If you see UTC dates stored in your database, it means your server is configured for UTC. Many "cloud based" VMs and regular distributions default to that nowadays. Just check with "date" in the Shell
The "timezone offset problem" in TYPO3 was always only a problem if the server timezone was not UTC. These bugs were fixed way back in some long session at the developer days back in 2007 (https://git.typo3.org/Packages/TYPO3.CMS.git/commit/32a890cadc057f29f0886ff71d2b66031a69eec8) which resulted in the algorithm explained above. Up until 6.2 this wasn't touched, and I don't think it was changed afterwards (but I might be wrong, as I haven't followed closely the 7-branch development).
#5 Updated by Andreas Allacher over 4 years ago
That still means the stored result is UTC as it stands for "2011-11-28 23:00:00 UTC"
The UTC+0100 is just that the interpretation AFTER a timezone interpretation.
which will be correct again if interpreted int UTC+1, not in UTC. If you interpret that timestamp in UTC it stays "2011-11-28 23:00:00 UTC"
Therefore the end result of the timestamp stored in the database is UTC.
Also I could be wrong but a timestamp itself actually is always UTC, just the representation might differ.
It only becomes "2011-11-29 00:00:00 UTC+0100" once you parse it in the server timezone which happens by default with things like DateTime etc.
But if you set the Timezone of DateTime to UTC afterwards you would get "2011-11-28 23:00:00" as output.
As the server is most likely in your local timezone the endresult would be UTC. Or if you support timezones per Backend-User, if the Backend-User is set to the server timezone.
Of course, if the user really inputed UTC then your assumption would be correct.
But honestly it is quite unlikely as a user will input the locally wanted time and not a UTC time.
And it is far more likely the server is set to the user's local timezone than some random timezone.
Of course, this is different if the same installation is used upon multiple timezones but as TYPO3 doesn't support a user timezone setting yet, it will be stored in the server timezone by the user which most likely will be UTC then and if not it would still be the server timezone.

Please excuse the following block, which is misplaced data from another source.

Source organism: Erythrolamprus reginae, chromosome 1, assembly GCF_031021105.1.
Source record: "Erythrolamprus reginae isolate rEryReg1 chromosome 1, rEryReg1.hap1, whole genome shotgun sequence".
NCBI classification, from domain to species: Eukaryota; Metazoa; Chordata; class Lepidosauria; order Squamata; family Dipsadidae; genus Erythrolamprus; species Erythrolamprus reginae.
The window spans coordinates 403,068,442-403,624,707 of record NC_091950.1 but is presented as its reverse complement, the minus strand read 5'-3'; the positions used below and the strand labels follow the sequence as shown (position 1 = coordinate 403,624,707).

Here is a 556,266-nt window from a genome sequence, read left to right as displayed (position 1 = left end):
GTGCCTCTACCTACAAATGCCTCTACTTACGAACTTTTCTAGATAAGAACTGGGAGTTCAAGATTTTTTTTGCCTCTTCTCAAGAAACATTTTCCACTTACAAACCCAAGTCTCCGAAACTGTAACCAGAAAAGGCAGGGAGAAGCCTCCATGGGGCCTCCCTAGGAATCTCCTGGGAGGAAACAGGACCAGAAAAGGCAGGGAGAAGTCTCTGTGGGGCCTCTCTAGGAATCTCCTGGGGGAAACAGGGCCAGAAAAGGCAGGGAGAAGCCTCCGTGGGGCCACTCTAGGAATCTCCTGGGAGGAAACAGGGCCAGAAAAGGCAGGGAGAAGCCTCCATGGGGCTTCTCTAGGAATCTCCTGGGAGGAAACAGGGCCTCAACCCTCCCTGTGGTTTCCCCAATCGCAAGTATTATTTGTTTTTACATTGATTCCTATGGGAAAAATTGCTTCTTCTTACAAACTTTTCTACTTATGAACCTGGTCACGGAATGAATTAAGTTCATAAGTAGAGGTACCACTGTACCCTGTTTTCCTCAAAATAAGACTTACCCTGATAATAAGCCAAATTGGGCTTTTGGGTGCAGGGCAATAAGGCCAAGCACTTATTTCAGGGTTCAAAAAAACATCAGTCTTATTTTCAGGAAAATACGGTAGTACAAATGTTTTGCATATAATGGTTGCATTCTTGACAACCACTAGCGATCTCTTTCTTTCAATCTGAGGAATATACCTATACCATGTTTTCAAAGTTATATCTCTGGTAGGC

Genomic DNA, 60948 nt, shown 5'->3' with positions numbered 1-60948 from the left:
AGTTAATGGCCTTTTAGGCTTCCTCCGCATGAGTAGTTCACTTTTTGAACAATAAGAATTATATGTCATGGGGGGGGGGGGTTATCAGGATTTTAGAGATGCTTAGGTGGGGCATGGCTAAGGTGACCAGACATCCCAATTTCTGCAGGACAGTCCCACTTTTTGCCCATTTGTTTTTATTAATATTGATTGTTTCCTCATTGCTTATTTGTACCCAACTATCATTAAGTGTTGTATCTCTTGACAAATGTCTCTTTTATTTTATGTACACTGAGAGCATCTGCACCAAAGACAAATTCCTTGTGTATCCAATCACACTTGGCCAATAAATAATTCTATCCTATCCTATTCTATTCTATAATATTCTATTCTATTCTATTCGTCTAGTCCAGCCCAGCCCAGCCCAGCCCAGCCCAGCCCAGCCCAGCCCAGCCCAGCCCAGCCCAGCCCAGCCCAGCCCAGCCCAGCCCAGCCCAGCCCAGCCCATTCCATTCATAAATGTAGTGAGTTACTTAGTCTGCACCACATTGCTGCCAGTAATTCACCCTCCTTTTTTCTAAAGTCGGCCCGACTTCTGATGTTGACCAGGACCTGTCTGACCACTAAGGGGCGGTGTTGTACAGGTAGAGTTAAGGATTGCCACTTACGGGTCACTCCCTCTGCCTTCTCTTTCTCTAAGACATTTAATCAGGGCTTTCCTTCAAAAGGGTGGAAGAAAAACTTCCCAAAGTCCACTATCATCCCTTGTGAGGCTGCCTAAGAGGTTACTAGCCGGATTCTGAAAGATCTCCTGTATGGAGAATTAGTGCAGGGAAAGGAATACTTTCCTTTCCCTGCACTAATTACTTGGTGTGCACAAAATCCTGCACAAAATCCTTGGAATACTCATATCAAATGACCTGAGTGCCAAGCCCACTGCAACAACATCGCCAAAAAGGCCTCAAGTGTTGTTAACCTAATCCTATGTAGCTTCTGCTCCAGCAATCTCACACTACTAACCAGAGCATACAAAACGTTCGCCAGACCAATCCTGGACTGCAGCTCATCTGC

Therefore, the timestamp stored in the database is actually a correct UTC interpreation of the wanted timestamp.
However, as the main point is because of a feature regarding timezones and BE-User settings:
For instance, with the example above if the user sets the timezone to UTC then they would see "2011-11-28 23:00:00" which is correct if we expect the user that inputed the date to have the same timezone as the server which would be UTC+0100 because if the user sets the timezone to UTC+0100 then it would be shown as "2011-11-29 00:00:00".
Therefore, we just have to ensure that the default timezone for the BE-user is the same as the server. That way the output in the Backend will stay the same and the FE output will also stay the same when the user stores new values.
Even if that timezone might be wrong for where the BE-user lives.
However, that will be something that requires additional handling anyway and will not be fixed by keeping the timezone modifications.
The only thing that might make sense is a possibility to easily convert all values form one specific timezone to UTC if the user and the server timezone do indeed mismatch but that won't be solved by doing the modification if a certain setting is set because it would mean the user would have to set the timezone always to UTC to ensure they see what they saw before which is very likely wrong.
But I serisouly do not think we need it.
However, adding a setting for FE to easily modifiy the timezone, e.g. config.timezone in TypoScript and then using set_default_timezone would basically also be a requirement when adding BE-user timezones. That way one can set the correct timezone depending on e.g. sys_language_uid values
#6 Updated by Ernesto Baschny over 4 years ago